from The American Heritage® Dictionary of the English Language, 5th Edition.
- noun A series of variations on a martial theme or traditional dirge for the highland bagpipes.
from The Century Dictionary.
- noun A wild, irregular kind of music, peculiar to the Scottish Highlands, performed upon the bagpipe.
from the GNU version of the Collaborative International Dictionary of English.
- noun A Highland air, suited to the particular passion which the musician would either excite or assuage; generally applied to those airs that are played on the bagpipe before the Highlanders when they go out to battle.
from Wiktionary, Creative Commons Attribution/Share-Alike License.
- noun A series of musical variations for the
bagpipes, usually martialor funeraryin nature.
from WordNet 3.0 Copyright 2006 by Princeton University. All rights reserved.
- noun martial music with variations; to be played by bagpipes
from The American Heritage® Dictionary of the English Language, 4th Edition
from Wiktionary, Creative Commons Attribution/Share-Alike License
To this opinion Dr. Beattie has given his suffrage, in that following elegant passage: -- 'A pibroch is a species of tune, peculiar, I think, to the Highlands and Western Isles of Scotland.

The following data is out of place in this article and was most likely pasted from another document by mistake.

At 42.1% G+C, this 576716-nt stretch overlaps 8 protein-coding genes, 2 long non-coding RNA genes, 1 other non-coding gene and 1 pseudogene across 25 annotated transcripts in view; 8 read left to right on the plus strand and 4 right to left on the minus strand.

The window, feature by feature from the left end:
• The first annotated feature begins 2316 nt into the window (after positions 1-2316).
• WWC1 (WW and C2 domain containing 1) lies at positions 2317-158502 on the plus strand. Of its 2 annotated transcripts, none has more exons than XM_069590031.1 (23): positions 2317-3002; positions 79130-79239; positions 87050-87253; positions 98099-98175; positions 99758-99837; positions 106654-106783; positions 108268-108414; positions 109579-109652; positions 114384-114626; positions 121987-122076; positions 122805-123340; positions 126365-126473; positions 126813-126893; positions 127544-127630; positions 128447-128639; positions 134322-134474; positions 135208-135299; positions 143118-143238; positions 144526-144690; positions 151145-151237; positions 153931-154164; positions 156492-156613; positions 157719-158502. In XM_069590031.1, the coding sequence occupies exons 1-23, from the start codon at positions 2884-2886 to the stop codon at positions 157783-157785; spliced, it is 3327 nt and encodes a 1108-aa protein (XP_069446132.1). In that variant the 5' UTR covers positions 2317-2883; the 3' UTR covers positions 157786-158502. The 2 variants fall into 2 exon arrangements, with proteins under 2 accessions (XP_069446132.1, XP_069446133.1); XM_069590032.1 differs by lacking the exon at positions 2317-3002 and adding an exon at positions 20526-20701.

A pibroch would cry for the wounded man but I needed more - I needed something tougher.
Tracie #57: I thought it was well known that the preferred musical instrument in hell was the pibroch.
British MP George Galloway, a supporter of the anti-Israeli boycott movement, in his relentless pibroch against the Jewish state compares the Palestinians to the 300 Spartans at Thermopylae.
The wild wailings of the pibroch were heard at times, interchanged with the drums and fifes, which beat the Dead March.
The bagpipe-player in the centre dropped his melancholy eyes, filled with the reflections of the forests and the lakes, in profound inattention, while men were being exterminated around him, and seated on a drum, with his pibroch under his arm, played the Highland airs.
The last, nevertheless, again grasped his instrument, and the pibroch of the clan yet poured its expiring notes over the Clan Chattan, while the dying minstrel had breath to inspire it.
However, a few wee drams and a CD of pibroch music helps me get over it.
“Nay, then, I will don thy buff coat and cap of steel, and walk with thy swashing step, and whistling thy pibroch of ‘Broken Bones at Loncarty’; and if they take me for thee, there dare not four of them come near me.”
Oliver at last relieved his host by swaggering off, imitating as well as he could the sturdy step and outward gesture of his redoubted companion, and whistling a pibroch composed on the rout of the Danes at